7 Spaces 7 Spaces

Situation room

(T)he ultimate form… of the use of space to constrict perception and as alienation of some people from others, occurs in the ‘war rooms’ and operations planning rooms of military bureaucracies.

Murray Edelman, From Art to Politics, 1995

Any meeting separates its participants from the environment from which they are drawn. It constitutes a space apart, a vantage point from which participants view – that is, remember and imagine – the world around them. It’s a place of withdrawal, in the same way that churches have spaces for reflection and prayer. And some rooms are devoted explicitly to understanding, assessing and ultimately defining the situation.

I was greeted by my contact person from International Organization, who had little news but was eager to bring me upstairs to the recently established Situation Room. The ‘Sit Room’ – something assembled at the outset of any crisis as a nerve center for receiving and coordinating information – had three banks of phones, roughly 20 people milling in and out, and a makeshift map of Rwanda hung on the wall, the only marker of why we were all there. As we entered the room, my contact person requested everyone’s attention to relay news of the current situation in Kigali, which was rather sparse and highly speculative.

Michael Barnett, ‘The UN Security Council’, 1997

Salam Pax blogged from what was something like his own situation room. Living in war put information at a premium: his blog is shot through with references to sources of news and rumour, including Iraqi tv as well as other satellite, free-to-air, private and state-owned channels broadcast from different countries in the region; international news outlets such as ABC, the BBC and Reuters; party newspapers; other blogs, email and the phone.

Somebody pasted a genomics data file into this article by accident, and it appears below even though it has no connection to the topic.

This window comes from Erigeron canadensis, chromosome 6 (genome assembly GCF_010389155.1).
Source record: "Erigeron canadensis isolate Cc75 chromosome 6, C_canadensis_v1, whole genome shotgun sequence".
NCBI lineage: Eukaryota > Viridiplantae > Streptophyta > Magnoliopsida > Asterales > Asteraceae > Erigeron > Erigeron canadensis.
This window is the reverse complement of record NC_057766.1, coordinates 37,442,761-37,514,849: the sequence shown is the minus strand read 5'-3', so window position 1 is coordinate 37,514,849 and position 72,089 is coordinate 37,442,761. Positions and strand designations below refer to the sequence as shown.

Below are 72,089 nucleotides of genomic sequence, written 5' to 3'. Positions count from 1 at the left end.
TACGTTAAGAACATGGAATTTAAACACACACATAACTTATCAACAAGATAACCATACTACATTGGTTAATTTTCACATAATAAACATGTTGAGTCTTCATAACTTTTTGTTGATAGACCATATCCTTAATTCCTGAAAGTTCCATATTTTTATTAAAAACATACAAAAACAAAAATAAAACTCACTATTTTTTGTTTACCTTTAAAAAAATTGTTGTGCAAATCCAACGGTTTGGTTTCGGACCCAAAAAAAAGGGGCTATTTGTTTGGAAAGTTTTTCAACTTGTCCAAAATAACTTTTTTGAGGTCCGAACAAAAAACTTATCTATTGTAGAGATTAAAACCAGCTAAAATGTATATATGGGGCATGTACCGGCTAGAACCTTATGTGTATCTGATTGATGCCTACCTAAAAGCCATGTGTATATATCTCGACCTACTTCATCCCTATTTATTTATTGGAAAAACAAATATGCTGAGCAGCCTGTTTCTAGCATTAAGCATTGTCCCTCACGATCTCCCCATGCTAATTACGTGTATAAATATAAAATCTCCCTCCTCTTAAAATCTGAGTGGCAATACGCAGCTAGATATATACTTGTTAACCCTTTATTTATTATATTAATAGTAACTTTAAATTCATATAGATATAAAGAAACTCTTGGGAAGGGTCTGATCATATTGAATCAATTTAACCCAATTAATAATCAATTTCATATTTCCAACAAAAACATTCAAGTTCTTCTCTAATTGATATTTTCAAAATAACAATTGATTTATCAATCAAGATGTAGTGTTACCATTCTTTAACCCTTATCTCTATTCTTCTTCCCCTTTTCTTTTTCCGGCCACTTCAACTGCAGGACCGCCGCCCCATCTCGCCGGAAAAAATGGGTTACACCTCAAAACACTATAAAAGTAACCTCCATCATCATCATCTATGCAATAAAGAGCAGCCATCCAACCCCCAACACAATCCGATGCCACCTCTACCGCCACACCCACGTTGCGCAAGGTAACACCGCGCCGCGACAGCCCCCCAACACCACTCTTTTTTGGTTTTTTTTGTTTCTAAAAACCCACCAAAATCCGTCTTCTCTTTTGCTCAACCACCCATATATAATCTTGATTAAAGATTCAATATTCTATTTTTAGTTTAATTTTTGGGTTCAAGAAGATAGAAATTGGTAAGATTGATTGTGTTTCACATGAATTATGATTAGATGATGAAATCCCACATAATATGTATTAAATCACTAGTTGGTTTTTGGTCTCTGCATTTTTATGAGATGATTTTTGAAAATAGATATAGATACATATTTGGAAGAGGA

We start counting the hours from the moment one of the new channels reports that the B52s have left their airfield. It takes them around six hours to get to Iraq. On the first day of the bombing it worked precisely.

4:41pm 23 March

Salam Pax, Clandestine Diary of an Ordinary Iraqi, 2003

Underground is a kind of inverse correlate of the situation room: underground activities are carried on surreptitiously, sometimes in disguise, always out of sight of those who might sit in situation rooms.

Underground is sort of a state of information control, rather than a place. It means having a lot of control about who knows what about who you are, and where you are.

Bernardine Dohrn, in Sam Green and Bill Siegel, The Weather Underground, 2003

‘The ultimate form…’: Edelman, ‘Architecture, spaces and social order’, op cit, p 86

‘I was greeted: Michael Barnett, ‘The UN Security Council’, op cit, p 552

‘We start counting…’: Salam Pax, The Clandestine Diary of an Ordinary Iraqiop cit, p 131

Bernardine Dohrn is interviewed in The Weather Underground, dir Sam Green and Bill Siegel, US, 2003, and this remark comes at min:sec 57:01